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ORIGINAL ARTICLE
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Can gastric botulinum toxin A injection be used as minimally invasive procedure in the short-term treatment of obesity?


1 Department of Gastroenterology, Health Sciences University Umraniye Training and Research Hospital, İstanbul, Turkey
2 Department of Anesthesiology, Health Sciences University Umraniye Training and Research Hospital, İstanbul, Turkey

Date of Submission23-Mar-2021
Date of Decision22-Apr-2021
Date of Acceptance27-Aug-2021
Date of Web Publication08-Nov-2021

Correspondence Address:
AK Çağatay,
Health Sciences University Umraniye Training and Research Hospital, Department of Gastroenterology, Umraniye, Istanbul
Turkey
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Source of Support: None, Conflict of Interest: None

DOI: 10.4103/jmas.JMAS_105_21

  Abstract 


Background/Aim: Gastric botulinum toxin A (BTX-A) injection is a type of endoscopic obesity treatment option that delays gastric emptying. However, there is little and contradictory information concerning the treatment efficacy of BTX-A injection. This study evaluated the treatment efficacy of BTX-A injection in the treatment of obesity.
Materials and Methods: This was an open-label, prospective study of obese individuals with a body mass index >30 kg/m2 admitted to our clinic. The sample consisted of 72 consecutive treatment-naive patients with obesity divided into age–sex-matched three groups: gastric BTX-A injection (study group), calorie-restricted (15–20 Kcal/kg) diet (control) and bariatric surgery (BS) (control) groups. İn the study group, 200 IU BTX-A was injected to the antrum and corpus endoscopically. The study and control groups were compared for their total body weight loss (TBWL) and excess body weight loss (EBWL) at the 6th month.
Results: Gastric BTX-A injection therapy was applied to 24 patients. The mean age was 39.1 ± 9.1/years. 54.1% of the patients (n = 13) was female. At the 6th month, the mean TBWL and EBWL of patients were; 10% ±4.1 and 37.2% ±13.9 for gastric BTXA injection group, 5% ±2.3 and 20.2% ±9.3 for diet group, 30.7% ±5.3 and 66.9% ±14.4 for BS group. Patients who underwent gastric BTX-A injection lost weight more effectively than patients who were on diet alone, while BS patients lost weight more effectively than those who had gastric BTX-A injection (P < 0.001). In the gastric BXT-A injection group, the first 3-month delta EBWL and TBWL (change of EBWL and TBWL percentages) were found significantly higher than the 3–6th month and 6–12th month (P = 0.001 and P < 0.001).
Conclusion: Gastric BTX-A injection is a minimally invasive and short-term effective method that can be used in the treatment of obesity.


Keywords: Botulinum toxin A injection, endoscopic treatments of obesity, obesity



How to cite this URL:
Özdil K, Çağatay A K, Sayar S, Aykut H, Kılıç ET. Can gastric botulinum toxin A injection be used as minimally invasive procedure in the short-term treatment of obesity?. J Min Access Surg [Epub ahead of print] [cited 2021 Dec 9]. Available from: https://www.journalofmas.com/preprintarticle.asp?id=330040





  Introduction Top


Obesity is a serious health problem with an increased global prevalence.[1] It is also associated with reduced levels of quality of life and increased rates of morbidity and mortality. Some of the obesity-related health problems are hypertension, type 2 diabetes, dyslipidaemia, cardiovascular diseases, non-alcoholic fatty liver disease, degenerative joint disease, gastroesophageal reflux disease and malignancies.[2]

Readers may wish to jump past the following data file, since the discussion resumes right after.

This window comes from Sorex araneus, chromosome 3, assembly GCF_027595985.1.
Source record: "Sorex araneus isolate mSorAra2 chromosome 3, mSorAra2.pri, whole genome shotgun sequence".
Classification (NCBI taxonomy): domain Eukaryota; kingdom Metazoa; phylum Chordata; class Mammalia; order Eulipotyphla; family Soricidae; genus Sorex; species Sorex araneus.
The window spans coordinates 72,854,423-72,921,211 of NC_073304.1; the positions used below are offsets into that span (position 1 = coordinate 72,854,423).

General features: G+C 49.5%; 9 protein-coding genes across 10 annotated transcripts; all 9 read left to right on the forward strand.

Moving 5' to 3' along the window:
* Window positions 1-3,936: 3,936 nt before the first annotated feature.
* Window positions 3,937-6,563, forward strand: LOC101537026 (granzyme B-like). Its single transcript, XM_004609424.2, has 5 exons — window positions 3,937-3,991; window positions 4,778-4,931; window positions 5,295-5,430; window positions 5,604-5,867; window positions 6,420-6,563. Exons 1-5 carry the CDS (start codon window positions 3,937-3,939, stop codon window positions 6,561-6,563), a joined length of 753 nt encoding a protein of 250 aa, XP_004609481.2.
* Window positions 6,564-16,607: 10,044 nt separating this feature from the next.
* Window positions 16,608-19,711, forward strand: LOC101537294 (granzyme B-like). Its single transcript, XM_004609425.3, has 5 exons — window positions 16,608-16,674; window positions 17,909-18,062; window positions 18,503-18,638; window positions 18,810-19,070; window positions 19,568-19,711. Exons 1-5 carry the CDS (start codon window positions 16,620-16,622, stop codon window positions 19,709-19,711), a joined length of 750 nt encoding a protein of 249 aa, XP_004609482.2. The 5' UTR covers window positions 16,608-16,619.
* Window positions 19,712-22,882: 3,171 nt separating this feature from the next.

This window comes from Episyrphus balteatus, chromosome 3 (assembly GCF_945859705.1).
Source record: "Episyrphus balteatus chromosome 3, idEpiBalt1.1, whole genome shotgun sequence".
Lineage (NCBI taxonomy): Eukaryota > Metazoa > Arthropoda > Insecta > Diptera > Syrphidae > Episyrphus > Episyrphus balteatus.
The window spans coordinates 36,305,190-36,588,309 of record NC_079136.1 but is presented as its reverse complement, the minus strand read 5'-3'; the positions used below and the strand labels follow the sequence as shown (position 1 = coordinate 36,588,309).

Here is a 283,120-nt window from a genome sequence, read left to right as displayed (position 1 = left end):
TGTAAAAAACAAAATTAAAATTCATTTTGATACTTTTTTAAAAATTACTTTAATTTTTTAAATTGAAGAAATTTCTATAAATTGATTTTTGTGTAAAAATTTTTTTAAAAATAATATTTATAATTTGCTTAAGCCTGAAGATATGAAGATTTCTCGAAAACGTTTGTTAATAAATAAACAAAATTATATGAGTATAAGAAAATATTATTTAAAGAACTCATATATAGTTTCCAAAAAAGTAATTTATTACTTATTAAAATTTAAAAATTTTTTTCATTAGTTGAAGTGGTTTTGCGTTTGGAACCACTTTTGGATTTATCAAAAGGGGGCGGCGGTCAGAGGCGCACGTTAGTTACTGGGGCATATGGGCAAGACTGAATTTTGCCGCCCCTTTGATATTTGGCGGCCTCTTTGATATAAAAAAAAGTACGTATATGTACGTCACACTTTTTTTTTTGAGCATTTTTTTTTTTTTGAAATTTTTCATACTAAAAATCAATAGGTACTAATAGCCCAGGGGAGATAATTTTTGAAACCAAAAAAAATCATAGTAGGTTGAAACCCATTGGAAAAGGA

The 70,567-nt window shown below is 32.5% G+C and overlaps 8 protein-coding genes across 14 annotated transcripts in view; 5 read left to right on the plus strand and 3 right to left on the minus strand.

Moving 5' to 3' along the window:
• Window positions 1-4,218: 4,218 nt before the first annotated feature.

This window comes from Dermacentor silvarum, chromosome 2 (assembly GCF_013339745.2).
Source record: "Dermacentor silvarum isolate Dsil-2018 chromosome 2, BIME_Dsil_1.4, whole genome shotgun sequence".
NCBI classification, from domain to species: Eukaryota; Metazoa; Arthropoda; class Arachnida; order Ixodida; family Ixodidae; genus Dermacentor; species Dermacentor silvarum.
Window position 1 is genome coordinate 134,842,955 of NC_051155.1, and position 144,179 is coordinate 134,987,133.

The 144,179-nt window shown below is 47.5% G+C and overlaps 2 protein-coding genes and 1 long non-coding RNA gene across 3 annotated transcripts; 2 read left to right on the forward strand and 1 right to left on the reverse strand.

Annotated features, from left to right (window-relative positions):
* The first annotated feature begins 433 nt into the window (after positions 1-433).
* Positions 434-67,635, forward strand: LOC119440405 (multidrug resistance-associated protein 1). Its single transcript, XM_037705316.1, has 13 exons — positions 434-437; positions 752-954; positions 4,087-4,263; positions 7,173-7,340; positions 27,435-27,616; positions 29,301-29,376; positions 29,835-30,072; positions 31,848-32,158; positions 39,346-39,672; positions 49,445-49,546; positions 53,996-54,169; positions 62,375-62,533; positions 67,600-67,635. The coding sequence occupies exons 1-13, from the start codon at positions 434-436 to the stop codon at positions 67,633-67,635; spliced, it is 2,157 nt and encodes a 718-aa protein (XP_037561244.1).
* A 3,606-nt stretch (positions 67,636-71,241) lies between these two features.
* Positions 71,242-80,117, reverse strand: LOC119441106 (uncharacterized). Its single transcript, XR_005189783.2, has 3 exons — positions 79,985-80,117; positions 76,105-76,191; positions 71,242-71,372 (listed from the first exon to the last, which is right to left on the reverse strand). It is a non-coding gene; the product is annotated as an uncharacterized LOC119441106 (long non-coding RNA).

Reducing more than 10% of total body weight significantly reduces obesity-related risks. Treatments for obesity are diet and lifestyle changes as well as exercise, pharmacotherapy, endoscopy and surgical intervention.[3] Lifestyle changes, diet and pharmacotherapy often have limited efficacy or fail to achieve treatment goals,[4] while bariatric surgery (BS) is highly effective.[5] However, BS is a treatment option only for patients with a body mass index (BMI) of 40 kg/m2 or ≥35 kg/m2 and obesity-related morbidities. However, most patients do not prefer to undergo surgery because it is an invasive intervention that may cause morbidities.

Endoscopic treatments are safer, minimally invasive, reversible and cost-effective compared to surgical treatments. Endoscopic therapies for obesity are categorised as space-occupying devices, sleeve gastrectomy, malabsorption and methods to regulate gastric emptying.[6]

Gastric botulinum toxin A (BTX-A) injection is a type of treatment for obesity that delays gastric emptying. However, there is little and contradictory information concerning the efficacy of BTX-A injection. This study evaluated the efficacy of BTX-A in the treatment of obesity.


  Materials And Methods Top


This was an open-label, prospective study on obese individuals with a BMI >30 kg/m2. The sample consisted of 72 consecutive treatment-naive people with obesity admitted to the gastroenterology department of the Health Sciences University Umraniye Training and Research Hospital between January 2019 and February 2020.

The exclusion criteria were being pregnant, having a metabolic disease that prevents weight loss, a history of gastrointestinal surgery, malignancy or alcohol use and having been on a diet or medication/herbal therapy to lose weight in the last 3 months.